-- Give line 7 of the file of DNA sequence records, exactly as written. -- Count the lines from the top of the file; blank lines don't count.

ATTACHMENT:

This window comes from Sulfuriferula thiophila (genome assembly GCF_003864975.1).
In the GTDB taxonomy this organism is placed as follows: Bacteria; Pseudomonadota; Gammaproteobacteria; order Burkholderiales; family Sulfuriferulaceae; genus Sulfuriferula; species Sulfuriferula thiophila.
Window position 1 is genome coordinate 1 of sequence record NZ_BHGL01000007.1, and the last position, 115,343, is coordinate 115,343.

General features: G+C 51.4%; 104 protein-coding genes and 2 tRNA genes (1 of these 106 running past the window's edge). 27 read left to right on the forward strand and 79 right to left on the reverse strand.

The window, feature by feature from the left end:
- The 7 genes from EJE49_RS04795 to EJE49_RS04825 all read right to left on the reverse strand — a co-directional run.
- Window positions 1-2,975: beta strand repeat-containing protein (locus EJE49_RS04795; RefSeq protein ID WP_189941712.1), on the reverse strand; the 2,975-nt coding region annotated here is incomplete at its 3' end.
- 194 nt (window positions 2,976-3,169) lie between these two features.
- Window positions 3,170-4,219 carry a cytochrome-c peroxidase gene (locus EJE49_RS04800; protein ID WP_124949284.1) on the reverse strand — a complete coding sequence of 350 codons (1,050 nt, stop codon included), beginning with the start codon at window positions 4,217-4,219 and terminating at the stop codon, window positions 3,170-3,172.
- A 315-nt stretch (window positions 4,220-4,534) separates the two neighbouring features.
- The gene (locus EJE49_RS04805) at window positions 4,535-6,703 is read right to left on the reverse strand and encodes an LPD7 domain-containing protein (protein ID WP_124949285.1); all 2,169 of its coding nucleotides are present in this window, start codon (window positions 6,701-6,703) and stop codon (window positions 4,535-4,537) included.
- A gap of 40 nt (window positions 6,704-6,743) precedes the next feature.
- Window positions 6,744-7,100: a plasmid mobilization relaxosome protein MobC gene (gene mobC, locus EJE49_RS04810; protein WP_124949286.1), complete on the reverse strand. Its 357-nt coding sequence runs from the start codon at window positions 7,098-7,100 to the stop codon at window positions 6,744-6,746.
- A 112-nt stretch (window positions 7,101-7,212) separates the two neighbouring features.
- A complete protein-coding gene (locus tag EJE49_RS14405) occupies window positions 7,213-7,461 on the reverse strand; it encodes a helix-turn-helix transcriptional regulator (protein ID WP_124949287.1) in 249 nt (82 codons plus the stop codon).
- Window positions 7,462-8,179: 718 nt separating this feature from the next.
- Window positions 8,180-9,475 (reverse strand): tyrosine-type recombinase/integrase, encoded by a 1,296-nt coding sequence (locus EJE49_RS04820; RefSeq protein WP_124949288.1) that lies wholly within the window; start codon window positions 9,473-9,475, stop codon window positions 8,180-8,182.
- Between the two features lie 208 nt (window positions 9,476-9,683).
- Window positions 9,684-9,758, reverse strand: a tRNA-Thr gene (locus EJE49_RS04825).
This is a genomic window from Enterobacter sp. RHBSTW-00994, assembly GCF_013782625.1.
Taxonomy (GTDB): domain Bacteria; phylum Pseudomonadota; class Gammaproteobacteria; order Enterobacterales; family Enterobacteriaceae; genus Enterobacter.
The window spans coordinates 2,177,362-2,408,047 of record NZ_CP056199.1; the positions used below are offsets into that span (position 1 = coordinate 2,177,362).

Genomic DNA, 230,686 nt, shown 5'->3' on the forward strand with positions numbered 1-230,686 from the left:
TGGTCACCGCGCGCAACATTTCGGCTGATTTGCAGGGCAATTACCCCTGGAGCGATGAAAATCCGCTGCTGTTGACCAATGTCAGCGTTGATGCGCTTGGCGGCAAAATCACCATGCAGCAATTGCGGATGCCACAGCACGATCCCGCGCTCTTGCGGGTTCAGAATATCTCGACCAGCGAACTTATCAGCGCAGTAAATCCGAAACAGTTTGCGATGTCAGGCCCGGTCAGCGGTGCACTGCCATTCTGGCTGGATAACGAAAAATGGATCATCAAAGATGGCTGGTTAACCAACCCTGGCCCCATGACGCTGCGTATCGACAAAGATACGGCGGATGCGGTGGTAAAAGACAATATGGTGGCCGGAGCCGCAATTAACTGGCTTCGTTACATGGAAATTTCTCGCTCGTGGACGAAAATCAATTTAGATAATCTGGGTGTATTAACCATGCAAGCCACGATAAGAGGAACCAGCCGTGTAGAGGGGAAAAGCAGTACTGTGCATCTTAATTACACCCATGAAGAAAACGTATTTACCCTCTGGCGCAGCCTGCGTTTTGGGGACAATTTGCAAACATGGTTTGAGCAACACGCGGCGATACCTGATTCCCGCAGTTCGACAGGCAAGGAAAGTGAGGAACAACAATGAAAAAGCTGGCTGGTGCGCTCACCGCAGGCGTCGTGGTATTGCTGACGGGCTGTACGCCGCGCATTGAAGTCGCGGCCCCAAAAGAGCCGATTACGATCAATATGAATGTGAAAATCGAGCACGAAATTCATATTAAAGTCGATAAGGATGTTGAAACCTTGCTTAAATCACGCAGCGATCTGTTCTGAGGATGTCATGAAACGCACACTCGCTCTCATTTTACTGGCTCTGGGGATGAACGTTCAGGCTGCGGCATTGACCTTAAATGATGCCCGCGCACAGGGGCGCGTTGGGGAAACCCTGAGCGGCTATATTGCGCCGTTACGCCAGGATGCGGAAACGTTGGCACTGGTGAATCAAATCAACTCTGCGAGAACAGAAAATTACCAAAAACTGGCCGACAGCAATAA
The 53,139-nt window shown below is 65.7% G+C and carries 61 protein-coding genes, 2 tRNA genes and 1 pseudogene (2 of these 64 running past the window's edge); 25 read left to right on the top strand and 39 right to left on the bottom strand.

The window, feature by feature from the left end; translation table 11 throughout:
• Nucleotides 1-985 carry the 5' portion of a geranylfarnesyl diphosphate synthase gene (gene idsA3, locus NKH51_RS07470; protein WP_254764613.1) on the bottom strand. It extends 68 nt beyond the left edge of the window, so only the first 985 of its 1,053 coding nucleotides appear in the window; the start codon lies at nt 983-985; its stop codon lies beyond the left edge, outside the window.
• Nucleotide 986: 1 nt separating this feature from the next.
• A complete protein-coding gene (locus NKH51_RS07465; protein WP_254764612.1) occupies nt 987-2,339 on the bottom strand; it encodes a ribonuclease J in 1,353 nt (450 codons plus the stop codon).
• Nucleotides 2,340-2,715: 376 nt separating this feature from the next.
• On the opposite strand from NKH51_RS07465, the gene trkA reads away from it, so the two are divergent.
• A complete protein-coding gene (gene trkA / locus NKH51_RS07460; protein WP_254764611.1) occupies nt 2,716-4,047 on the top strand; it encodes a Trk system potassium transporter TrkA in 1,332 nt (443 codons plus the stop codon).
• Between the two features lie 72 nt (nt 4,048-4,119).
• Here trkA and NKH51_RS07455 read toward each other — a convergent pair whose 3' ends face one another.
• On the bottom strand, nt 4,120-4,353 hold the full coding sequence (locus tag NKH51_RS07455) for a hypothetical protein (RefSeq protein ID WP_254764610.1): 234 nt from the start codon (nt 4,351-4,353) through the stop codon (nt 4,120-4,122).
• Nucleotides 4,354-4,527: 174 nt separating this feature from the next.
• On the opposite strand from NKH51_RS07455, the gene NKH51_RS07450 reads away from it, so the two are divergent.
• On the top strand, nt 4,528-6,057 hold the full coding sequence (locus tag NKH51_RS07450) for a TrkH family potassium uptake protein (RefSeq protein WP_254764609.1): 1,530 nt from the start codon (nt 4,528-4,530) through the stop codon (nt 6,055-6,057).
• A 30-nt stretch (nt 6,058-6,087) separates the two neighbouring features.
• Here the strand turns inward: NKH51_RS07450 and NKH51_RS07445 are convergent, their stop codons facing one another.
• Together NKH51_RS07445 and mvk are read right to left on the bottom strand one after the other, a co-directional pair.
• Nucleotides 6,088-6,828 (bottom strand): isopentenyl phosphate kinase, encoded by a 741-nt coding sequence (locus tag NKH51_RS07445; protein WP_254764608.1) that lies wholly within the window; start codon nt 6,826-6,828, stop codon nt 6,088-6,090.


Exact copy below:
- Window positions 1-2,975: beta strand repeat-containing protein (locus EJE49_RS04795; RefSeq protein ID WP_189941712.1), on the reverse strand; the 2,975-nt coding region annotated here is incomplete at its 3' end.